Evaluation of Plasma Neurofilament Light Chain Levels as a Biomarker of Neuronal Injury in the Active and Chronic Phases of Autoimmune Neurologic Disorders

Front Neurol. 2022 Mar 2;13:689975. doi: 10.3389/fneur.2022.689975. eCollection 2022.

Abstract

Objective: To evaluate plasma neurofilament light (NfL) levels in autoimmune neurologic disorders (AINDs) and autoimmune encephalitis (AE).

Background: Each particular neural autoantibody syndrome has a different clinical phenotype, making one unifying clinical outcome measure difficult to assess. While this is a heterogeneous group of disorders, the final common pathway is likely CNS damage and inflammation. Defining a biomarker of CNS injury that is easily obtainable through a blood sample and reflects a positive treatment response would be highly advantageous in future therapeutic trials. Measurement of blood concentration of neurofilament light (NfL) chain, however, may provide a biomarker of central nervous system (CNS) injury in AE and other AINDs. Here we provide an initial evaluation of plasma NfL levels in AE as well as other AINDs during active and chronic phases of disease and demonstrate its potential utility as a minimally-invasive biomarker for AE and AINDs.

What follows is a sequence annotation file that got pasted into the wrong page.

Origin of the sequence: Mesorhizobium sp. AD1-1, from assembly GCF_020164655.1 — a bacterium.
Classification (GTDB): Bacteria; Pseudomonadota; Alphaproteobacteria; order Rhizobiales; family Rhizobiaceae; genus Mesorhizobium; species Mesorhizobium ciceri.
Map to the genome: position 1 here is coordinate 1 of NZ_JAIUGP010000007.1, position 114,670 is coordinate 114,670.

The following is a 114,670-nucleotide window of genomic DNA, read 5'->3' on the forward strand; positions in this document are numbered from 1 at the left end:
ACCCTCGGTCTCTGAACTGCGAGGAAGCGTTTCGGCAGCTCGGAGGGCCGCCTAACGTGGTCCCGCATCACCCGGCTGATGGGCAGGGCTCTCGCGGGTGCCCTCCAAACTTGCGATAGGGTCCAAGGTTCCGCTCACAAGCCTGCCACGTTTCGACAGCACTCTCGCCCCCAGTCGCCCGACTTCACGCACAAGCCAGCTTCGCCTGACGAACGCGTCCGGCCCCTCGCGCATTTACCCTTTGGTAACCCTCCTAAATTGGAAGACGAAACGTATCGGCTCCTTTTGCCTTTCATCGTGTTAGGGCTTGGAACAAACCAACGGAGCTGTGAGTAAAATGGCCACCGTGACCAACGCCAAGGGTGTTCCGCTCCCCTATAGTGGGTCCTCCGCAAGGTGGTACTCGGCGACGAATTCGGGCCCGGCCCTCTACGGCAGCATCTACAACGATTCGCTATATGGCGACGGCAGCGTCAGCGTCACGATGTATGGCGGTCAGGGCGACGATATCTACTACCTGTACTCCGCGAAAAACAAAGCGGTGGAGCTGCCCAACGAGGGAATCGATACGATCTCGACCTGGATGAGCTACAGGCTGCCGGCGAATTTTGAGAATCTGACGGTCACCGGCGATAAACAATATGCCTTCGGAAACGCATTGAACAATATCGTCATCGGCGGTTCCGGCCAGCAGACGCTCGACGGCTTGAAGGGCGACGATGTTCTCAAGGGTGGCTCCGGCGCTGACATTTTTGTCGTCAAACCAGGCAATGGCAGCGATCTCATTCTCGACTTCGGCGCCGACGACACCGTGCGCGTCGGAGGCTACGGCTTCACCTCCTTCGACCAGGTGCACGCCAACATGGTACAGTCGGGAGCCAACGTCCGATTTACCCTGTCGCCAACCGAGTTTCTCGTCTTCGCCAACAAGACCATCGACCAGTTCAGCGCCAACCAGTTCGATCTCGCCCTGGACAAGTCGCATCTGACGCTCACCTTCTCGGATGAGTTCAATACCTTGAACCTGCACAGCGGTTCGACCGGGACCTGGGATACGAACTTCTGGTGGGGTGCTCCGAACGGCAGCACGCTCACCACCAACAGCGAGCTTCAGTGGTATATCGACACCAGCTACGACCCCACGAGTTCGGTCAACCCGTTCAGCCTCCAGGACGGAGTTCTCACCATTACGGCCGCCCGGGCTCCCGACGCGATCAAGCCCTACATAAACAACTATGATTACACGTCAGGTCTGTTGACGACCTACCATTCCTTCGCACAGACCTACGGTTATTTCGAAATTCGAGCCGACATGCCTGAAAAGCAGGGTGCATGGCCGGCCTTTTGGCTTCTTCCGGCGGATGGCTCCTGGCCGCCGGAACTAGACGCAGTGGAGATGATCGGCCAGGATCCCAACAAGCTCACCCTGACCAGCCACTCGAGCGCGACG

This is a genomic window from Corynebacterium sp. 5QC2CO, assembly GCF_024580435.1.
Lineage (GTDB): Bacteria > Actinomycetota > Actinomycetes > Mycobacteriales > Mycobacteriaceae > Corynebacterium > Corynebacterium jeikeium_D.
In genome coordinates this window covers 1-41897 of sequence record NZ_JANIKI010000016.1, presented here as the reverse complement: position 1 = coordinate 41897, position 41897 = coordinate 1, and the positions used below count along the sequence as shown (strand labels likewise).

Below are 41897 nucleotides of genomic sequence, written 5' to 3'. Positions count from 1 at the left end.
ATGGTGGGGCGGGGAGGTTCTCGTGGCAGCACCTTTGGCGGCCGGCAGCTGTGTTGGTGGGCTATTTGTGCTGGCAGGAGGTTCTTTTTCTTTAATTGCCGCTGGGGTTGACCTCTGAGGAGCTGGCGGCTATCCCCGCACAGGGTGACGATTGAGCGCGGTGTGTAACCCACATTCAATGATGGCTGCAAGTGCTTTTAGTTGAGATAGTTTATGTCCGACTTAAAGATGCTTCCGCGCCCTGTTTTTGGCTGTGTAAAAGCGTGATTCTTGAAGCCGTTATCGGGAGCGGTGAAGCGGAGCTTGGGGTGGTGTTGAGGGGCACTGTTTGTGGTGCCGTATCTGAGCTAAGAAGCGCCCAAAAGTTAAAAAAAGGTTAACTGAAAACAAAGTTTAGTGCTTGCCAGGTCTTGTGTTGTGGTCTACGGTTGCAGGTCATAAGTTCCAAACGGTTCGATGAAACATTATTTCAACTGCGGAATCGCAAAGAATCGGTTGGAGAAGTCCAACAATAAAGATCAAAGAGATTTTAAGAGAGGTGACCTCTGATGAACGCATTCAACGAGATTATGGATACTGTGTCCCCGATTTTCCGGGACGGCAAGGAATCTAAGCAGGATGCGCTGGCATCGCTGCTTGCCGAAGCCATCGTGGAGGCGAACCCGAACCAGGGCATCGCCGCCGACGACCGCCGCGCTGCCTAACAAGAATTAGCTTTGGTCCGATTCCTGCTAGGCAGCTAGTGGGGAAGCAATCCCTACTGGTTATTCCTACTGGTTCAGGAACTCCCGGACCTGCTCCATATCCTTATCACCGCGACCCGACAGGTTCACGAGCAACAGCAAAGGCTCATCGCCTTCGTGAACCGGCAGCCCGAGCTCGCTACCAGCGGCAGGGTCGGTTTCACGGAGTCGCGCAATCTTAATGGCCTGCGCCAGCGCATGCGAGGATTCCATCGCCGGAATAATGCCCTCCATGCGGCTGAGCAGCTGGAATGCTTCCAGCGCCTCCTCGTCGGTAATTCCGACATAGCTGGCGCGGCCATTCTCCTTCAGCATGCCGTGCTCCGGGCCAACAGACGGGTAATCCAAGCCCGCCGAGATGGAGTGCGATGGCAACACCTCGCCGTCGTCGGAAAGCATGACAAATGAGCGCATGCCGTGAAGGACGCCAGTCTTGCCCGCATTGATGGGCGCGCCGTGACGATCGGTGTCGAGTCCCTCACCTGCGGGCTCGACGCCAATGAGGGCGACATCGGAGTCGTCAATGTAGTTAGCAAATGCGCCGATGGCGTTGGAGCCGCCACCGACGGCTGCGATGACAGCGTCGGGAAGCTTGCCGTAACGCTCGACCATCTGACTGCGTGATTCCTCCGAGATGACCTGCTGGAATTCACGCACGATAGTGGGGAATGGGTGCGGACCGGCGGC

Design/methods: Patients were retrospectively identified who were enrolled in the biorepository at the Rocky Mountain MS Center at the University of Colorado, or were prospectively enrolled after initial presentation. Patients had a well-defined AIND and were followed between 2014 and 2021. NfL was tested using the Single Molecule Array (SIMOA) technology. Patients with headaches but without other significant neurologic disease were included as controls.

Results: Twenty-six plasma and 14 CSF samples of patients with AINDs, and 20 plasma control samples stored in the biorepository were evaluated. A positive correlation was found between plasma and CSF NfL levels for patients with an AIND (R 2 = 0.83, p < 0.001). Elevated plasma levels of NfL were seen in patients with active AE compared to controls [geometric mean (GM) 51.4 vs. 6.4 pg/ml, p = 0.002]. Patients with chronic symptoms (>6 months since new or worsening symptoms) of AE or cerebellar ataxia (CA) showed a trend toward lower plasma NfL levels (GM 15.1 pg/ml) compared to active AE or CA. Six patients with longitudinal, prospective sampling available demonstrated a trend in decreased plasma NfL levels over time.

Conclusions: Our findings support the use of plasma NfL as a potential minimally-invasive biomarker of CNS injury.

Keywords: autoimmune encephalitis (AE); autoimmune neurological disorders; biomarker; cerebellar ataxia; neurofilament (NF); neurofilament light (NfL) chain.